Maricopa resident Tiffany Yazzie and one of her "eye dazzler" weavings. Photo by Mason Callejas

As the next generation in a legacy woven into the long shadows of Monument Valley, Tiffany Yazzie carefully blends tradition and innovation on her loom.

A weaver of the Navajo tradition, Yazzie makes her own style of rugs that demonstrate why textiles are not just cloth but an art. One of her most popular patterns is the “eye dazzler,” giving the appearance of techno pulsating.

“I really wanted to start with the turquoise and the black and the grays, so I really originally thought I would start with this,” she said, pointing at a piece she displayed for a “Textile Extravaganza” in May, “but I couldn’t help myself with the sun color.”

She calls the piece “Supernova.” She said it took eight months to weave. She was gratified to hear an exhibit visitor tell her it was the most spectacular piece in the room at Maricopa Center for Entrepreneurship.

Before the extravaganza with other textile artists, Yazzie had her own show at MCE.

“Her work and her backstory of weaving through family heritage are so interesting,” MCE’s then-office manager Tracy Schmalenbach said.

Yazzie and her husband moved to Maricopa eight years ago for the same reasons as many other residents.

“It was the small-town feel and the jobs were here,” she said. “I didn’t necessarily want to live in the city. When my husband drove out here, I thought, ‘No, don’t take me far away from home.’ But when we got here, the houses were beautiful, and we both fell in love with it. And I thought, ‘OK, if we’re going to stay here and work, this is the place.’”

Now a stay-at-home mom with three daughters, she grew up in the Navajo Nation in a family closely associated with the land along the Arizona/Utah border.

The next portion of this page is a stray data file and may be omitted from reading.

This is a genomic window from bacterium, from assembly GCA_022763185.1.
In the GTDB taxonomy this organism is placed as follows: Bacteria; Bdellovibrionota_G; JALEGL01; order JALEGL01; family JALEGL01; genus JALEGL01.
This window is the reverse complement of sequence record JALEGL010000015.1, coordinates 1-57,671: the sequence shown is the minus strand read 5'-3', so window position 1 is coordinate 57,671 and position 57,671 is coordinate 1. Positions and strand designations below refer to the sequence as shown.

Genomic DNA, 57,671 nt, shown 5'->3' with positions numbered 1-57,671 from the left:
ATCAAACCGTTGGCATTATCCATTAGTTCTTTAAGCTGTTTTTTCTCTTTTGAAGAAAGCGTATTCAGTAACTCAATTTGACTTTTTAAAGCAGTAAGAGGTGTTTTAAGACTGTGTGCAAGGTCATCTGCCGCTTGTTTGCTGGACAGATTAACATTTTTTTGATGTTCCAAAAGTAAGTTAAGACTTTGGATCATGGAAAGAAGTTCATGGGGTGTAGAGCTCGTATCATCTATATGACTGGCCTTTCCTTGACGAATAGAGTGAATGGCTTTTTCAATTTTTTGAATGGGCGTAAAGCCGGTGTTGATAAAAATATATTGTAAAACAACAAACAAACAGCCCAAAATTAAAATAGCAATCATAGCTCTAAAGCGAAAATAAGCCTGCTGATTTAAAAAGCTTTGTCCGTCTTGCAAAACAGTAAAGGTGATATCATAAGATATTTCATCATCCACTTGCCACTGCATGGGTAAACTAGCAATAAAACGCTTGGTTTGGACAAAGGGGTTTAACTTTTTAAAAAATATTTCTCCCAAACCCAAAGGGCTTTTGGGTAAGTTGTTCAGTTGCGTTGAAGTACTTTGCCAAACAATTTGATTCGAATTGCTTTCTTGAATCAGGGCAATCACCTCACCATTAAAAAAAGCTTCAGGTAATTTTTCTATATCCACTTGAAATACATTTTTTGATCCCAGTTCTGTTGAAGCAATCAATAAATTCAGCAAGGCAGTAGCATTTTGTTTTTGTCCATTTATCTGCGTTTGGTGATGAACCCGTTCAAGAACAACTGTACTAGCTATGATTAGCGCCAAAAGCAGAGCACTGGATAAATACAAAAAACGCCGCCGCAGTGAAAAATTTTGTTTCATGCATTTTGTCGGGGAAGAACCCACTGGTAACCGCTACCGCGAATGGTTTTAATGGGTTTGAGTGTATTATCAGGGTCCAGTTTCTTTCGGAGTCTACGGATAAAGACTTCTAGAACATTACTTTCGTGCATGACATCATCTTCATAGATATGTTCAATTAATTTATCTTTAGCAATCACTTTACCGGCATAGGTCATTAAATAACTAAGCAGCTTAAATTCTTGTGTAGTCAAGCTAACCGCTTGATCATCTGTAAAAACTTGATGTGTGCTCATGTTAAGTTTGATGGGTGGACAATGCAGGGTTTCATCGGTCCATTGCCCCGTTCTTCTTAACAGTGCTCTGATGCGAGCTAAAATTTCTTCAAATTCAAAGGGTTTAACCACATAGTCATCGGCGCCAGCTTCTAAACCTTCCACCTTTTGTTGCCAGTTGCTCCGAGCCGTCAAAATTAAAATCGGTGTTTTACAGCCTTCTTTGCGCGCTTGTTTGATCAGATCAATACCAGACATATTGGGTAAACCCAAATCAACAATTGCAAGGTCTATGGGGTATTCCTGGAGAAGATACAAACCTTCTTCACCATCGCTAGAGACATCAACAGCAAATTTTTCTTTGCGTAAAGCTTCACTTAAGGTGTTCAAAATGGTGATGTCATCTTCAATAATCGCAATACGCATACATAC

As a child, she watched her mother and both grandmothers weave. She wanted to try, too, but it was not yet her time. Yazzie first had to learn carding and spinning and taking care of the sheep.

“I just wanted to do what my grandmother and my mother did, just getting to the weaving part once everything was done,” she said. “Now I can do that.”

Her paternal grandmother was Susie Yazzie, who demonstrated Navajo weaving techniques for decades in Monument Valley and became an icon of the art. Photographed repeatedly by Arizona Highways and other publications, she died in 2013 in her 90s – as befitting a legend, her birth year was always in dispute.

Tiffany Yazzie still uses her grandmother’s weaving comb. She has family members in Navajo Nation bring her the wool and goat hair yarn she uses in her weaving. She can point out the shine the goat hair brings to the finished piece. As a member of the Maricopa Arts Council, she has had her work exhibited several times in Maricopa.

She said her works are often function as much as art.

“If you look at this size, this is 30-by-59, you can fold this and it’s about the size of a saddle blanket, so it’s just a fancy saddle blanket,” Yazzie said. “With this size, a lot of cowgirls back home like to just cover themselves when they’re out on the range. But a lot of people like to just use it as a wall tapestry because it absorbs ambient noise, so you don’t get a lot of sound bouncing.

“But some people like to throw it over their couch. It’s just more added texture. And I love how tactile it is. I just want to go up and touch it.”

Click on photos to enlarge

This story appears in the June issue of InMaricopa.


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